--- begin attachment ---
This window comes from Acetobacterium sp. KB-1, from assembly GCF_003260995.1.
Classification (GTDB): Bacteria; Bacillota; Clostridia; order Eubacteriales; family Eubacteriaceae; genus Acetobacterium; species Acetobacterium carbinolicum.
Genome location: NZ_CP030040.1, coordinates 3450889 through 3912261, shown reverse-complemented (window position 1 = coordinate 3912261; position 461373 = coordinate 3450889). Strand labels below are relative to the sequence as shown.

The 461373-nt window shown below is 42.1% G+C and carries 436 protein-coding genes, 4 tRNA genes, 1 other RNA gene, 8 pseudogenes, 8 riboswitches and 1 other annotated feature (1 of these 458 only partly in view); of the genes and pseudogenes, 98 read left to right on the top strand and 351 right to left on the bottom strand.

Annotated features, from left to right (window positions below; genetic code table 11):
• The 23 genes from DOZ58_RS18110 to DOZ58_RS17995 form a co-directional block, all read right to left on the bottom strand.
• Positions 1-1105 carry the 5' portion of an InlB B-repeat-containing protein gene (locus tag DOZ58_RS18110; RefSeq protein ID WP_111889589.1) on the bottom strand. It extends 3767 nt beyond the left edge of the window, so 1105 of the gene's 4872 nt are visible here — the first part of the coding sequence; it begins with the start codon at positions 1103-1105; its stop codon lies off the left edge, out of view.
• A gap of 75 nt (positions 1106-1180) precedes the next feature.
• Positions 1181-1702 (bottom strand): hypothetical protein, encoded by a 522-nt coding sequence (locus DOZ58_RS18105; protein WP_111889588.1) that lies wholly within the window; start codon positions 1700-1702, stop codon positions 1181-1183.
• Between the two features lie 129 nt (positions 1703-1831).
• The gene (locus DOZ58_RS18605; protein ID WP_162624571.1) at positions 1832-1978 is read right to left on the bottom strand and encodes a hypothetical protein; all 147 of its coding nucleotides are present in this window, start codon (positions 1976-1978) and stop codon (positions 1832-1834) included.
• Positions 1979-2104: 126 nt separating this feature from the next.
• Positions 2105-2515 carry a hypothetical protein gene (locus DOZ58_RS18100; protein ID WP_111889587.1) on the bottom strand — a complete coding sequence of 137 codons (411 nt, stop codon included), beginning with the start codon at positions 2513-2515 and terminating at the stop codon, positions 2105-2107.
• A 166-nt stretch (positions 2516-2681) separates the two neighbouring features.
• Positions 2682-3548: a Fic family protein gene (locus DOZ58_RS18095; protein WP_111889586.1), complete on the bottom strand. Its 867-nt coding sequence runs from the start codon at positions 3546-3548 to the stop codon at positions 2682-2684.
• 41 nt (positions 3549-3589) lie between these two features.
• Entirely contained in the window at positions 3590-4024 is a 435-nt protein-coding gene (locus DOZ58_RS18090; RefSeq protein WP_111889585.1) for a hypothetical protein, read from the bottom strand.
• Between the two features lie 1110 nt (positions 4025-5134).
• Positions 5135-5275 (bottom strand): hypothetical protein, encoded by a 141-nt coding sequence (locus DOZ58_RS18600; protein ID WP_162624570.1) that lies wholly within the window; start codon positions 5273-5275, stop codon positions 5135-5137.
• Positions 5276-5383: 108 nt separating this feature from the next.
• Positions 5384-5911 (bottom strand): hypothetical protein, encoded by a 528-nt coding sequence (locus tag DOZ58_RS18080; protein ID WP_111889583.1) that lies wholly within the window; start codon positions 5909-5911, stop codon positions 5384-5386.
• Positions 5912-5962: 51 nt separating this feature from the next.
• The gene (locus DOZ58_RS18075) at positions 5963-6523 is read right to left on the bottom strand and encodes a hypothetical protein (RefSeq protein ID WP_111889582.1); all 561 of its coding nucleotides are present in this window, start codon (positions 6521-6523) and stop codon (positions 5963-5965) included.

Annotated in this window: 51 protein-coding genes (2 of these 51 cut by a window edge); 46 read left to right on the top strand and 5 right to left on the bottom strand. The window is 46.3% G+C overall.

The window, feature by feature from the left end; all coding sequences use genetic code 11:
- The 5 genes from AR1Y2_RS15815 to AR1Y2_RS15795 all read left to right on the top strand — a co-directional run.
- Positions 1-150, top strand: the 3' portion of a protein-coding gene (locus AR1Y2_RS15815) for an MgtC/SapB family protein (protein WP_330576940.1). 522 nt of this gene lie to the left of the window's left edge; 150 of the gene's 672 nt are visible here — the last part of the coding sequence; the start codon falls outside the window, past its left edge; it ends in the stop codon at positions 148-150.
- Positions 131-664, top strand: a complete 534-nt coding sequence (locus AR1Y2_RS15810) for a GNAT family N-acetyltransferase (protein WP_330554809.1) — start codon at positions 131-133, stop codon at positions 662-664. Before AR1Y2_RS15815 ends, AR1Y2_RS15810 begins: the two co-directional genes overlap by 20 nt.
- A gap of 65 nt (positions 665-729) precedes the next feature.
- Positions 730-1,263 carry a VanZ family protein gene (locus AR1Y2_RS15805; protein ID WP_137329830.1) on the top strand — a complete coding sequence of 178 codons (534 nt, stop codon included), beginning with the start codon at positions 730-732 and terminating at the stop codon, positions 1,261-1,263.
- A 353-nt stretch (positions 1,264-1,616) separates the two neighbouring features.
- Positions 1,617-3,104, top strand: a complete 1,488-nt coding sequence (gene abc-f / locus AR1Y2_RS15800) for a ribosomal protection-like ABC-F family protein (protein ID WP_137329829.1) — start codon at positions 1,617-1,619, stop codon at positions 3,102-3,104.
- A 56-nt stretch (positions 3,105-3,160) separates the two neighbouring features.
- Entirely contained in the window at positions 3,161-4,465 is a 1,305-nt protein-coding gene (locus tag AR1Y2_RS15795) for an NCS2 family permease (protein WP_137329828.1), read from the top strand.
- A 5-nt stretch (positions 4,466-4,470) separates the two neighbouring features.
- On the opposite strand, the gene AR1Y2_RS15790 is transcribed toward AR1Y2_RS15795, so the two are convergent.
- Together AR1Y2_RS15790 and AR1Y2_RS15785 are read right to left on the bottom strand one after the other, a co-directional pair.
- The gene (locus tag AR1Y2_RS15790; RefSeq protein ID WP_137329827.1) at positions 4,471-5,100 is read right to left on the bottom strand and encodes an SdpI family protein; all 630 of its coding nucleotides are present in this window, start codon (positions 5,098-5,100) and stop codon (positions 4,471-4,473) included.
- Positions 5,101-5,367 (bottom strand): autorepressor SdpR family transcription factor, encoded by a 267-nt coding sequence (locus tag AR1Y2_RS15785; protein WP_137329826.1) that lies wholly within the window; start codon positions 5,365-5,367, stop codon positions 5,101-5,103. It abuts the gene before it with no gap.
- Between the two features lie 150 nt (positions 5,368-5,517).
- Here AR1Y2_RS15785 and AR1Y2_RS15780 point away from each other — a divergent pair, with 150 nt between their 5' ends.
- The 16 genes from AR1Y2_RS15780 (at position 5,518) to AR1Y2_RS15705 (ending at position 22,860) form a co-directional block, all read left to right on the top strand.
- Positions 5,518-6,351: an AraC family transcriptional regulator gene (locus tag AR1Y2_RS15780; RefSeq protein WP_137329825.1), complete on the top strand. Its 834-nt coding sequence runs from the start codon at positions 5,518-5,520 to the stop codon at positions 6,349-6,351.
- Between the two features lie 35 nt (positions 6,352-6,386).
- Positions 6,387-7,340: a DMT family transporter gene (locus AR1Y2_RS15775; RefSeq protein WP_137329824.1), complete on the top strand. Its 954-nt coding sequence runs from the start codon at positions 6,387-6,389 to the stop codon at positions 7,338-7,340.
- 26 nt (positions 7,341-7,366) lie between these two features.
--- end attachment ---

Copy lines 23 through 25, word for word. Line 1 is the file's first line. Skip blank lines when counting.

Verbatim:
• The gene (locus DOZ58_RS18075) at positions 5963-6523 is read right to left on the bottom strand and encodes a hypothetical protein (RefSeq protein ID WP_111889582.1); all 561 of its coding nucleotides are present in this window, start codon (positions 6521-6523) and stop codon (positions 5963-5965) included.

Annotated in this window: 51 protein-coding genes (2 of these 51 cut by a window edge); 46 read left to right on the top strand and 5 right to left on the bottom strand. The window is 46.3% G+C overall.

The window, feature by feature from the left end; all coding sequences use genetic code 11: